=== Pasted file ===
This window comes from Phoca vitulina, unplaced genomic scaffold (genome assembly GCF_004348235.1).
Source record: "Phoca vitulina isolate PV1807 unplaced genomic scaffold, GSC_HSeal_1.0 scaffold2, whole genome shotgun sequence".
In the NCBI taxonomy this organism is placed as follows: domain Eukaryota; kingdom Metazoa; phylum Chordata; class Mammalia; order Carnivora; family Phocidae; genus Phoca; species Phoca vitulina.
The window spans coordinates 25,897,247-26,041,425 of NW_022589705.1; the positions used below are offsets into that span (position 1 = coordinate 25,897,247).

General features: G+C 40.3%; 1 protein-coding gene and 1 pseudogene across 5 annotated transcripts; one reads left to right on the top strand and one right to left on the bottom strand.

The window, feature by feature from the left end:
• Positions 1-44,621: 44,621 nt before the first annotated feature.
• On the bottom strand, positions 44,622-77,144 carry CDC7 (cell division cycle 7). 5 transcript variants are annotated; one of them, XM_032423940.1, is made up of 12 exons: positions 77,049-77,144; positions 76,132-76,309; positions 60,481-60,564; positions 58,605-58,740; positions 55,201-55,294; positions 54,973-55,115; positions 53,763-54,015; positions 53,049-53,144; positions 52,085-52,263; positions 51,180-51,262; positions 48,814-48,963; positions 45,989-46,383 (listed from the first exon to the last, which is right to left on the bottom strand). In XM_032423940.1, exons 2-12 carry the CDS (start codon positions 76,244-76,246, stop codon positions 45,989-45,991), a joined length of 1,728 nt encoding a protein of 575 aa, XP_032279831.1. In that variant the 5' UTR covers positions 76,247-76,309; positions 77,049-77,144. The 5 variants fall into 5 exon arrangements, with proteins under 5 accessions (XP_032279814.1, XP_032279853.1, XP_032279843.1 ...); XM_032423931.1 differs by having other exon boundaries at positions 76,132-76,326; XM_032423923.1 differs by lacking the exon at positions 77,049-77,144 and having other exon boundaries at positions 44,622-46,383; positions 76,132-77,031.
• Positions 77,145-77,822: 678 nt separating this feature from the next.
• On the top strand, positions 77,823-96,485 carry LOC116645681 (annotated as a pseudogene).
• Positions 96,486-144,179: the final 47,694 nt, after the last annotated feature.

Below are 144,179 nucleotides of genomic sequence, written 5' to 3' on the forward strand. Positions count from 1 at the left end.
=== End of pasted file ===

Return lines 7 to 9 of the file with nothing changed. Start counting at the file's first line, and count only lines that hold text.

• Positions 1-44,621: 44,621 nt before the first annotated feature.
• On the bottom strand, positions 44,622-77,144 carry CDC7 (cell division cycle 7). 5 transcript variants are annotated; one of them, XM_032423940.1, is made up of 12 exons: positions 77,049-77,144; positions 76,132-76,309; positions 60,481-60,564; positions 58,605-58,740; positions 55,201-55,294; positions 54,973-55,115; positions 53,763-54,015; positions 53,049-53,144; positions 52,085-52,263; positions 51,180-51,262; positions 48,814-48,963; positions 45,989-46,383 (listed from the first exon to the last, which is right to left on the bottom strand). In XM_032423940.1, exons 2-12 carry the CDS (start codon positions 76,244-76,246, stop codon positions 45,989-45,991), a joined length of 1,728 nt encoding a protein of 575 aa, XP_032279831.1. In that variant the 5' UTR covers positions 76,247-76,309; positions 77,049-77,144. The 5 variants fall into 5 exon arrangements, with proteins under 5 accessions (XP_032279814.1, XP_032279853.1, XP_032279843.1 ...); XM_032423931.1 differs by having other exon boundaries at positions 76,132-76,326; XM_032423923.1 differs by lacking the exon at positions 77,049-77,144 and having other exon boundaries at positions 44,622-46,383; positions 76,132-77,031.
• Positions 77,145-77,822: 678 nt separating this feature from the next.